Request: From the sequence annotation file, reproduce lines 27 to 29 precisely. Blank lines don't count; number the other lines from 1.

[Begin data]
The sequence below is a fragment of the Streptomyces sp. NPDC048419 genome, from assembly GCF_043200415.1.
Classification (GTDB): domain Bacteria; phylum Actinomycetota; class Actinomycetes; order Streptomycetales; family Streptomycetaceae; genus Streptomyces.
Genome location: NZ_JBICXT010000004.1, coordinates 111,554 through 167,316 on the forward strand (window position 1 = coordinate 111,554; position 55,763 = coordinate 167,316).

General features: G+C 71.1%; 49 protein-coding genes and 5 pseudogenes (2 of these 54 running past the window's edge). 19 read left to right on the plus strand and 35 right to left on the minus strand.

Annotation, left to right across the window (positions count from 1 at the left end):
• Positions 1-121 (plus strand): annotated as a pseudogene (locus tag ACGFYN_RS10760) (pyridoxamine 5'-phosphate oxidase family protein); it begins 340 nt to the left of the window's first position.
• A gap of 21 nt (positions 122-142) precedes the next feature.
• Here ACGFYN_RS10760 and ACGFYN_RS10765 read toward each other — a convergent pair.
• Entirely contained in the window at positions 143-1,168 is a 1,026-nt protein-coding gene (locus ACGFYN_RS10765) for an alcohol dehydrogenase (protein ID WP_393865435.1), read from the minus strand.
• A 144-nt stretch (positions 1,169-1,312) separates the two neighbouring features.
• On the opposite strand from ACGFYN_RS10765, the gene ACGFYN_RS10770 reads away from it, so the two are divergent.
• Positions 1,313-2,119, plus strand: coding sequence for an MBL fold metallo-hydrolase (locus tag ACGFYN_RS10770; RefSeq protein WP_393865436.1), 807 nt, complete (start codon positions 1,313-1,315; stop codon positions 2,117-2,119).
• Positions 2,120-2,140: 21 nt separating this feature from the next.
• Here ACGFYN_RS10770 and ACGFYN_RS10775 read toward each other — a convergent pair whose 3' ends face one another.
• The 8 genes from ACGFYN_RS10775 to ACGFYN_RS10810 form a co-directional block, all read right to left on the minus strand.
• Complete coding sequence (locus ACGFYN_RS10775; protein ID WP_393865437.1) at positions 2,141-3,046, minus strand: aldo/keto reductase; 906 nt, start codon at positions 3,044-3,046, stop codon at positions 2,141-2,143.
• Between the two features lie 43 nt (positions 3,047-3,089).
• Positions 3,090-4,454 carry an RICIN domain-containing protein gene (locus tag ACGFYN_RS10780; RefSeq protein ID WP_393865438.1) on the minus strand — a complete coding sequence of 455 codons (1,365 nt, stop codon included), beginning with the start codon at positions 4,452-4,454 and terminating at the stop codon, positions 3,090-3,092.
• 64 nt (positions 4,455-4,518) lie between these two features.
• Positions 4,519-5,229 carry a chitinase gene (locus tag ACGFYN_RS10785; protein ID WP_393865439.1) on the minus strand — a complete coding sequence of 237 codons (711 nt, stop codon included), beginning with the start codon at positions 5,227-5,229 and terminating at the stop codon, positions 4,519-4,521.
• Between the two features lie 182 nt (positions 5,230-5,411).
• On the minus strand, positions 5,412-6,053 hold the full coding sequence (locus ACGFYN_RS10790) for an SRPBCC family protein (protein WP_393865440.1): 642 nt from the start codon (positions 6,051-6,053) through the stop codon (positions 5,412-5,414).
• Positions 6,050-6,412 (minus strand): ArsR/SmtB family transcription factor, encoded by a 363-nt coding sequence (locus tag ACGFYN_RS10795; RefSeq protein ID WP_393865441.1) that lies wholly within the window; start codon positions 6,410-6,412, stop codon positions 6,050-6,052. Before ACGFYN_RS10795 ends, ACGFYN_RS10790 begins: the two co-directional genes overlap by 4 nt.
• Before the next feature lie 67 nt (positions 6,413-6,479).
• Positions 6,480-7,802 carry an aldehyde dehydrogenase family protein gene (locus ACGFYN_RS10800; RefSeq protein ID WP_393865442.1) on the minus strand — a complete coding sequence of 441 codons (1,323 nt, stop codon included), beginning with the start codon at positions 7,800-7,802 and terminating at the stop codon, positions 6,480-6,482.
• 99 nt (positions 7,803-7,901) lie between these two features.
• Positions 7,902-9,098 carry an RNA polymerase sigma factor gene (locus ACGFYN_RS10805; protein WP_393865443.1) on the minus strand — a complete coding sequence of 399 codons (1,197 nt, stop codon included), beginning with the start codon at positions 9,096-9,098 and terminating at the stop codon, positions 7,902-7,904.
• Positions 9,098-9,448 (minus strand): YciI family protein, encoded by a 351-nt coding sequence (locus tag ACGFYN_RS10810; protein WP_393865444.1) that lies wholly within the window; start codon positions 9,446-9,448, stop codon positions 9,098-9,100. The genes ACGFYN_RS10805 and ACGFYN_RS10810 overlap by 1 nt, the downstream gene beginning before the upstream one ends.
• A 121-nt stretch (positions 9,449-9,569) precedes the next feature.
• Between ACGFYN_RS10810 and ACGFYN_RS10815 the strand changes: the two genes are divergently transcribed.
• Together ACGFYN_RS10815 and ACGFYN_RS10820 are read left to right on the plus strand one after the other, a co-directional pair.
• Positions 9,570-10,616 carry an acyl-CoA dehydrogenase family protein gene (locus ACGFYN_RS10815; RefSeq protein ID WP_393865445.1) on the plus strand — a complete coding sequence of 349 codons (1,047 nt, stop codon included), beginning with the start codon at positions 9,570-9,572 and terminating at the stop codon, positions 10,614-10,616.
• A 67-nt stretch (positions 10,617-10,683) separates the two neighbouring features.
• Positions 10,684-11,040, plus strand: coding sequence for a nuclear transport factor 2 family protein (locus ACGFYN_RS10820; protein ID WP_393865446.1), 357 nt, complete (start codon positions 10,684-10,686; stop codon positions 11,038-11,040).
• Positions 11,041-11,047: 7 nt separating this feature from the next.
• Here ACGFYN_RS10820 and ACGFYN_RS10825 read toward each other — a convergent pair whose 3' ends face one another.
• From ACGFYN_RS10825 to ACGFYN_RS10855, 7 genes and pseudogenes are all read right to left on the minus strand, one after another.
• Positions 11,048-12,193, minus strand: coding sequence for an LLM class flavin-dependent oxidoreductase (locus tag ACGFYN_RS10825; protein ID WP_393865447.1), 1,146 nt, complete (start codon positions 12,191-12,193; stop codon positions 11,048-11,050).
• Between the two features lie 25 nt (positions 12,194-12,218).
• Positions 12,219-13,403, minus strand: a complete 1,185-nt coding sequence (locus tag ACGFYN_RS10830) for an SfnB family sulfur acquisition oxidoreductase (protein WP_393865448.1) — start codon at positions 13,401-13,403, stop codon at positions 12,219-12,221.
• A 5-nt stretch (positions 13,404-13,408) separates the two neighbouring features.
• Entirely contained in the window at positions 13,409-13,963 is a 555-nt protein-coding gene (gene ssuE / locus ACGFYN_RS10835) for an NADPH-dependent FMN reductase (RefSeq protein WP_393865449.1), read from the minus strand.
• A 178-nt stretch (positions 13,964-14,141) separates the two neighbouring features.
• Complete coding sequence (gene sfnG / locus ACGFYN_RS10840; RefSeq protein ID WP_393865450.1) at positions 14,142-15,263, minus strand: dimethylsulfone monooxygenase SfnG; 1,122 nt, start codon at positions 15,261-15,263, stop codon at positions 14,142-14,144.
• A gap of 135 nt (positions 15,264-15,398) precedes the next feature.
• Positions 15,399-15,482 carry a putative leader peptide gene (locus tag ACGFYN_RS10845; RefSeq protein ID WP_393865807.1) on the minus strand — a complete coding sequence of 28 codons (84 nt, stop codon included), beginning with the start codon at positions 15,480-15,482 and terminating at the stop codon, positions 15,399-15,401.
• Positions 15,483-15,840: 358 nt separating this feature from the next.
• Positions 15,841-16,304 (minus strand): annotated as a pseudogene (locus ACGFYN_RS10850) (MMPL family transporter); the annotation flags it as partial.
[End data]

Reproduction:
• Positions 7,902-9,098 carry an RNA polymerase sigma factor gene (locus ACGFYN_RS10805; protein WP_393865443.1) on the minus strand — a complete coding sequence of 399 codons (1,197 nt, stop codon included), beginning with the start codon at positions 9,096-9,098 and terminating at the stop codon, positions 7,902-7,904.
• Positions 9,098-9,448 (minus strand): YciI family protein, encoded by a 351-nt coding sequence (locus tag ACGFYN_RS10810; protein WP_393865444.1) that lies wholly within the window; start codon positions 9,446-9,448, stop codon positions 9,098-9,100. The genes ACGFYN_RS10805 and ACGFYN_RS10810 overlap by 1 nt, the downstream gene beginning before the upstream one ends.
• A 121-nt stretch (positions 9,449-9,569) precedes the next feature.